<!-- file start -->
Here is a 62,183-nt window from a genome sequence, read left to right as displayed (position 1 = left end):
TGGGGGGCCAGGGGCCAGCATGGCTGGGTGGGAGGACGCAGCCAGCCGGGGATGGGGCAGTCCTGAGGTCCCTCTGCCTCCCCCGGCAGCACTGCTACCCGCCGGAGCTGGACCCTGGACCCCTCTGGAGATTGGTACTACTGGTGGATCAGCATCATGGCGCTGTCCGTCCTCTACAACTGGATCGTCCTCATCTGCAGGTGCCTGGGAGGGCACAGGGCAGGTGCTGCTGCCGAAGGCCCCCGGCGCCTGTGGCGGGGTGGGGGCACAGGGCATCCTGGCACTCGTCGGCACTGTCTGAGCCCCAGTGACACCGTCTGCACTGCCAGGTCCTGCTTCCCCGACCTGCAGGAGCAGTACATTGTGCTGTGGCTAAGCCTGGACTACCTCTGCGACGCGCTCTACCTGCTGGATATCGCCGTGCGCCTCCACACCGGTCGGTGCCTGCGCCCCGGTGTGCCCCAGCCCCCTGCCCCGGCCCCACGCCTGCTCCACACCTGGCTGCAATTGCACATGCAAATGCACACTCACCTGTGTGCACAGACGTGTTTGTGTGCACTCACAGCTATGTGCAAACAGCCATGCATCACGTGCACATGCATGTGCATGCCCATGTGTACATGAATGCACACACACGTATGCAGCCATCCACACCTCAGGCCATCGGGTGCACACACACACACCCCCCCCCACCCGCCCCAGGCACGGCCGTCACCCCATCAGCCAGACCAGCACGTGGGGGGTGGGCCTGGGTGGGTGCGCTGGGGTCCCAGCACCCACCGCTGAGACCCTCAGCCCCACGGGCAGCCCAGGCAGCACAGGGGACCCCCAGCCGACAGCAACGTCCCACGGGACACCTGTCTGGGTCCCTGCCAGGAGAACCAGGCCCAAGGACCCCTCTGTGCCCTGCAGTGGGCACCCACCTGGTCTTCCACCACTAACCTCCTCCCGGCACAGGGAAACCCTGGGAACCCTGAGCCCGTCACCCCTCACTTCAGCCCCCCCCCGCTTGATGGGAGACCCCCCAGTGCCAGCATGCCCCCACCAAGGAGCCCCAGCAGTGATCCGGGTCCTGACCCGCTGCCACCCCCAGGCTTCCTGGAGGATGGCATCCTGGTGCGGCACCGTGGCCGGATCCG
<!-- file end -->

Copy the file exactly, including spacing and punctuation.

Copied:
Here is a 62,183-nt window from a genome sequence, read left to right as displayed (position 1 = left end):
TGGGGGGCCAGGGGCCAGCATGGCTGGGTGGGAGGACGCAGCCAGCCGGGGATGGGGCAGTCCTGAGGTCCCTCTGCCTCCCCCGGCAGCACTGCTACCCGCCGGAGCTGGACCCTGGACCCCTCTGGAGATTGGTACTACTGGTGGATCAGCATCATGGCGCTGTCCGTCCTCTACAACTGGATCGTCCTCATCTGCAGGTGCCTGGGAGGGCACAGGGCAGGTGCTGCTGCCGAAGGCCCCCGGCGCCTGTGGCGGGGTGGGGGCACAGGGCATCCTGGCACTCGTCGGCACTGTCTGAGCCCCAGTGACACCGTCTGCACTGCCAGGTCCTGCTTCCCCGACCTGCAGGAGCAGTACATTGTGCTGTGGCTAAGCCTGGACTACCTCTGCGACGCGCTCTACCTGCTGGATATCGCCGTGCGCCTCCACACCGGTCGGTGCCTGCGCCCCGGTGTGCCCCAGCCCCCTGCCCCGGCCCCACGCCTGCTCCACACCTGGCTGCAATTGCACATGCAAATGCACACTCACCTGTGTGCACAGACGTGTTTGTGTGCACTCACAGCTATGTGCAAACAGCCATGCATCACGTGCACATGCATGTGCATGCCCATGTGTACATGAATGCACACACACGTATGCAGCCATCCACACCTCAGGCCATCGGGTGCACACACACACACCCCCCCCCACCCGCCCCAGGCACGGCCGTCACCCCATCAGCCAGACCAGCACGTGGGGGGTGGGCCTGGGTGGGTGCGCTGGGGTCCCAGCACCCACCGCTGAGACCCTCAGCCCCACGGGCAGCCCAGGCAGCACAGGGGACCCCCAGCCGACAGCAACGTCCCACGGGACACCTGTCTGGGTCCCTGCCAGGAGAACCAGGCCCAAGGACCCCTCTGTGCCCTGCAGTGGGCACCCACCTGGTCTTCCACCACTAACCTCCTCCCGGCACAGGGAAACCCTGGGAACCCTGAGCCCGTCACCCCTCACTTCAGCCCCCCCCCGCTTGATGGGAGACCCCCCAGTGCCAGCATGCCCCCACCAAGGAGCCCCAGCAGTGATCCGGGTCCTGACCCGCTGCCACCCCCAGGCTTCCTGGAGGATGGCATCCTGGTGCGGCACCGTGGCCGGATCCG